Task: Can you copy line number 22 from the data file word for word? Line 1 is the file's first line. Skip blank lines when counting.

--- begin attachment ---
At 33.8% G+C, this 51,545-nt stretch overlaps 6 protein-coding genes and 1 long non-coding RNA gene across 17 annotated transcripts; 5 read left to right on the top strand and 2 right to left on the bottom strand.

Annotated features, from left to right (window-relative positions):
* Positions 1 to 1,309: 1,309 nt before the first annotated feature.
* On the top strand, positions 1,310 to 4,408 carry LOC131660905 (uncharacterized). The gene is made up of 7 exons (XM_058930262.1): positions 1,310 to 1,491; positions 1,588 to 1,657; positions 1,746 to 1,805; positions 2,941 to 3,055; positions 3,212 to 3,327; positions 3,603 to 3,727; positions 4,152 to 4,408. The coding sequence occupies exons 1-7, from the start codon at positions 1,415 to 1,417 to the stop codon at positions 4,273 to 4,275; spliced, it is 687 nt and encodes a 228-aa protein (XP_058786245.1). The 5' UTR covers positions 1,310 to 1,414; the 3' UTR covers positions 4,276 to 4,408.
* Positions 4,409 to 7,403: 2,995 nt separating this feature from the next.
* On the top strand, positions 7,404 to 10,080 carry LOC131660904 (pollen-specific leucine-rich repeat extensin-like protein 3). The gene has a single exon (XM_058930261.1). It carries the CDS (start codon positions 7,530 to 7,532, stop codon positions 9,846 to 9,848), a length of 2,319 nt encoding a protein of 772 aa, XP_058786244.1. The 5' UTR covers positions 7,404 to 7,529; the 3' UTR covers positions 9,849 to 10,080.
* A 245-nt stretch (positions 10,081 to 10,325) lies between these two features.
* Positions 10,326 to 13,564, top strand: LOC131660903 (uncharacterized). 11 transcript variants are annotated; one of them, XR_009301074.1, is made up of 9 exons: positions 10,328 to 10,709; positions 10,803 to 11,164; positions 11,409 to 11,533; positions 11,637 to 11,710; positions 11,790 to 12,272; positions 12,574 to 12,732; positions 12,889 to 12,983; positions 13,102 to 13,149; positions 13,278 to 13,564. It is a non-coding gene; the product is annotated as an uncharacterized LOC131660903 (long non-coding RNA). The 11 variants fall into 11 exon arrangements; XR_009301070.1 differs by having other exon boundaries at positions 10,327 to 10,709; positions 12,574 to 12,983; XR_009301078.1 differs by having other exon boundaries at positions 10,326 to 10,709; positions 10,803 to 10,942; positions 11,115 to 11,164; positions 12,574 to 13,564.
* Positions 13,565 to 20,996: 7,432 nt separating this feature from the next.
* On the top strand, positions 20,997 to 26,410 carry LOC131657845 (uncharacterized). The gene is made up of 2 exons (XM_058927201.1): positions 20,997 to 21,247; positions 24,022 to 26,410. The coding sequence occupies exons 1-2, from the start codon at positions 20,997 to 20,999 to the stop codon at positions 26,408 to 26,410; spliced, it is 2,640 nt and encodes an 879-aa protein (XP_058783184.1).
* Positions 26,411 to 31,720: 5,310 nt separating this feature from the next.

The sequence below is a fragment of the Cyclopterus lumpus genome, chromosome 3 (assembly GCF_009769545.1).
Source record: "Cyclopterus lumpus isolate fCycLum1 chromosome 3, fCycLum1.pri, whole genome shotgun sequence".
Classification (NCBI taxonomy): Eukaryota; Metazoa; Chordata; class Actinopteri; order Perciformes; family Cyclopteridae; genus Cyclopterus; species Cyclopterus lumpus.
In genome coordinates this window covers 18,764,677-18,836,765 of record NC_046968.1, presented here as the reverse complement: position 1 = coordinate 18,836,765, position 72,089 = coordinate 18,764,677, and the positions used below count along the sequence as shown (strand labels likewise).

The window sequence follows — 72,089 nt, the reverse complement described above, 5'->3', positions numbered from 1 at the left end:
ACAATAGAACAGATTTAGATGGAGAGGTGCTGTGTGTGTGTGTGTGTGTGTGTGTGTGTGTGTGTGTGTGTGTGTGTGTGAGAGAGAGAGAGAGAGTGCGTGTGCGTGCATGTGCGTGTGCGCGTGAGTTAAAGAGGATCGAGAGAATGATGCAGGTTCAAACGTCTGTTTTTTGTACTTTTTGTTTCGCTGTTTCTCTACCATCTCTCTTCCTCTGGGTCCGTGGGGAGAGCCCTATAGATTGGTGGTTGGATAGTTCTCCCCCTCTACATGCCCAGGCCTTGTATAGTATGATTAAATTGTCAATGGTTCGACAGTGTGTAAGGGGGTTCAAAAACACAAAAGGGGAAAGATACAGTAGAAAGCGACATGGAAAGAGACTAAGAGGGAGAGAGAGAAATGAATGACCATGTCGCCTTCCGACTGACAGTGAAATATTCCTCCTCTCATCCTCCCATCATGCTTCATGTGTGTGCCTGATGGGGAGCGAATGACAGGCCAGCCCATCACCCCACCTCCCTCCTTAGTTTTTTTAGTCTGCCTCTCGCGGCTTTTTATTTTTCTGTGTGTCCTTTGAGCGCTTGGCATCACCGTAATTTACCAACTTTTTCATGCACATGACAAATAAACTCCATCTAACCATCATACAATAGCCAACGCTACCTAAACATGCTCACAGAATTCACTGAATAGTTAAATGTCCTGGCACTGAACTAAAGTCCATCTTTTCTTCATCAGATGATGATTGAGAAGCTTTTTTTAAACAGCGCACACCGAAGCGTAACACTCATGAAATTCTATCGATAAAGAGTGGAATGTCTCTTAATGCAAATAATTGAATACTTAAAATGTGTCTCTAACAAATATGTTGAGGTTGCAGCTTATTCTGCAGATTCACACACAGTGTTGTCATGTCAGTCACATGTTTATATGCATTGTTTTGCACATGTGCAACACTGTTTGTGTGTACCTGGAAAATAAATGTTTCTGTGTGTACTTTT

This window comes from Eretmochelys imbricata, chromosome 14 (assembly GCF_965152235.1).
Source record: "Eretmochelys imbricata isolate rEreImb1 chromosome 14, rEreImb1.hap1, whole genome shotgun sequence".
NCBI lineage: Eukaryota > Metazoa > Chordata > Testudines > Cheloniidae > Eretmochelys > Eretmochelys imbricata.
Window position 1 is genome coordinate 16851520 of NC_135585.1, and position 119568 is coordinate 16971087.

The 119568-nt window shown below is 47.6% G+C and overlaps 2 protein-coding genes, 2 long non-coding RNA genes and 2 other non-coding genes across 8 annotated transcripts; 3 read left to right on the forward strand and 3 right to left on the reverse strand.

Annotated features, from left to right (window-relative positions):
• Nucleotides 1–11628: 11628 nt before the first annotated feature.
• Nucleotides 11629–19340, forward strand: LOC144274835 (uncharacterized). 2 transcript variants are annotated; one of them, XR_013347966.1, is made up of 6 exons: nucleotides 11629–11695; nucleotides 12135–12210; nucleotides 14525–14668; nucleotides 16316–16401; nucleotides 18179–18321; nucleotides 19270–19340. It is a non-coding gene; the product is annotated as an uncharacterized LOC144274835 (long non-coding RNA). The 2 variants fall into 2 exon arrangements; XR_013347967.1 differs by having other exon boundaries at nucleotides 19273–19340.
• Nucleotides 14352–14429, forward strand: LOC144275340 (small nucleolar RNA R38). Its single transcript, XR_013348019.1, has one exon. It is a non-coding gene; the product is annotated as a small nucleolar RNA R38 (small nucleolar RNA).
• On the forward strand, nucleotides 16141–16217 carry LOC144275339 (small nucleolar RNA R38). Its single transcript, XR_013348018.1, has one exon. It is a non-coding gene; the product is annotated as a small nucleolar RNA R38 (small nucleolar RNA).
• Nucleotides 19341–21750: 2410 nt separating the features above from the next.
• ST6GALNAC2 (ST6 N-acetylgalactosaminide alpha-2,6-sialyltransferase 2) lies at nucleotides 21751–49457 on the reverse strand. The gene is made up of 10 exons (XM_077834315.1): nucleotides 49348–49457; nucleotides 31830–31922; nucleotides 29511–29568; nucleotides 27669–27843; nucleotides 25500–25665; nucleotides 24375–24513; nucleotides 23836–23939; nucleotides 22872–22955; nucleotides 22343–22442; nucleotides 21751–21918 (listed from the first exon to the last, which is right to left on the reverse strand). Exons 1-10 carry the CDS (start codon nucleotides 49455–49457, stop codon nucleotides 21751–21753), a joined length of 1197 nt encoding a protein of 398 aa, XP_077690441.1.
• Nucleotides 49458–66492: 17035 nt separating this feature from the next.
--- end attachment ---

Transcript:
The 119568-nt window shown below is 47.6% G+C and overlaps 2 protein-coding genes, 2 long non-coding RNA genes and 2 other non-coding genes across 8 annotated transcripts; 3 read left to right on the forward strand and 3 right to left on the reverse strand.